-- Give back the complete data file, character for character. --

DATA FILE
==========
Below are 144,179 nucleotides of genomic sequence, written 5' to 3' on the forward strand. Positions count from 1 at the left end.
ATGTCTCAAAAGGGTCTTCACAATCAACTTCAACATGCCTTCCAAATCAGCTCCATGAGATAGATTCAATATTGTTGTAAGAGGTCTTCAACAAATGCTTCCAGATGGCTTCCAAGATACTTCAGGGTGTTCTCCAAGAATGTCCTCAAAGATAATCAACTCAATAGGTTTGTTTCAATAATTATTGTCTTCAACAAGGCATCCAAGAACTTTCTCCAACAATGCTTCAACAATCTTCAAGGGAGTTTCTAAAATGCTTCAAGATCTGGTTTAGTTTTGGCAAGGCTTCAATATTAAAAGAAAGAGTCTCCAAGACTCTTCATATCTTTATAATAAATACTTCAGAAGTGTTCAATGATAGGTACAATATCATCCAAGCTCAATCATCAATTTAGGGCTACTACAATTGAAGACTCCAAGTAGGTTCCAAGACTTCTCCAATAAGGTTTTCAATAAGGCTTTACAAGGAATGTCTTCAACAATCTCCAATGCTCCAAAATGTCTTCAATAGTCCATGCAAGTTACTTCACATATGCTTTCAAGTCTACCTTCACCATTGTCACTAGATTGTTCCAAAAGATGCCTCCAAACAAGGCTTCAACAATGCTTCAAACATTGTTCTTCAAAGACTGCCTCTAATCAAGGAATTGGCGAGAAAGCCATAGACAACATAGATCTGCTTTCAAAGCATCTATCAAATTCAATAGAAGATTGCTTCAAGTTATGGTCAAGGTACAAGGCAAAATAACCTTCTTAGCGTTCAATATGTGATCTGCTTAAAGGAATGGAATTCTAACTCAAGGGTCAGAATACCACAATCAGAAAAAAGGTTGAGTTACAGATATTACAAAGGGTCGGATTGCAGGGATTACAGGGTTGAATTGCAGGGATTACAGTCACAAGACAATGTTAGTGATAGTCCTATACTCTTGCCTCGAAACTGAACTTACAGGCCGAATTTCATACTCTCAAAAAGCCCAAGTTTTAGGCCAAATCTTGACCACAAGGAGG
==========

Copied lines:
Below are 144,179 nucleotides of genomic sequence, written 5' to 3' on the forward strand. Positions count from 1 at the left end.
ATGTCTCAAAAGGGTCTTCACAATCAACTTCAACATGCCTTCCAAATCAGCTCCATGAGATAGATTCAATATTGTTGTAAGAGGTCTTCAACAAATGCTTCCAGATGGCTTCCAAGATACTTCAGGGTGTTCTCCAAGAATGTCCTCAAAGATAATCAACTCAATAGGTTTGTTTCAATAATTATTGTCTTCAACAAGGCATCCAAGAACTTTCTCCAACAATGCTTCAACAATCTTCAAGGGAGTTTCTAAAATGCTTCAAGATCTGGTTTAGTTTTGGCAAGGCTTCAATATTAAAAGAAAGAGTCTCCAAGACTCTTCATATCTTTATAATAAATACTTCAGAAGTGTTCAATGATAGGTACAATATCATCCAAGCTCAATCATCAATTTAGGGCTACTACAATTGAAGACTCCAAGTAGGTTCCAAGACTTCTCCAATAAGGTTTTCAATAAGGCTTTACAAGGAATGTCTTCAACAATCTCCAATGCTCCAAAATGTCTTCAATAGTCCATGCAAGTTACTTCACATATGCTTTCAAGTCTACCTTCACCATTGTCACTAGATTGTTCCAAAAGATGCCTCCAAACAAGGCTTCAACAATGCTTCAAACATTGTTCTTCAAAGACTGCCTCTAATCAAGGAATTGGCGAGAAAGCCATAGACAACATAGATCTGCTTTCAAAGCATCTATCAAATTCAATAGAAGATTGCTTCAAGTTATGGTCAAGGTACAAGGCAAAATAACCTTCTTAGCGTTCAATATGTGATCTGCTTAAAGGAATGGAATTCTAACTCAAGGGTCAGAATACCACAATCAGAAAAAAGGTTGAGTTACAGATATTACAAAGGGTCGGATTGCAGGGATTACAGGGTTGAATTGCAGGGATTACAGTCACAAGACAATGTTAGTGATAGTCCTATACTCTTGCCTCGAAACTGAACTTACAGGCCGAATTTCATACTCTCAAAAAGCCCAAGTTTTAGGCCAAATCTTGACCACAAGGAGG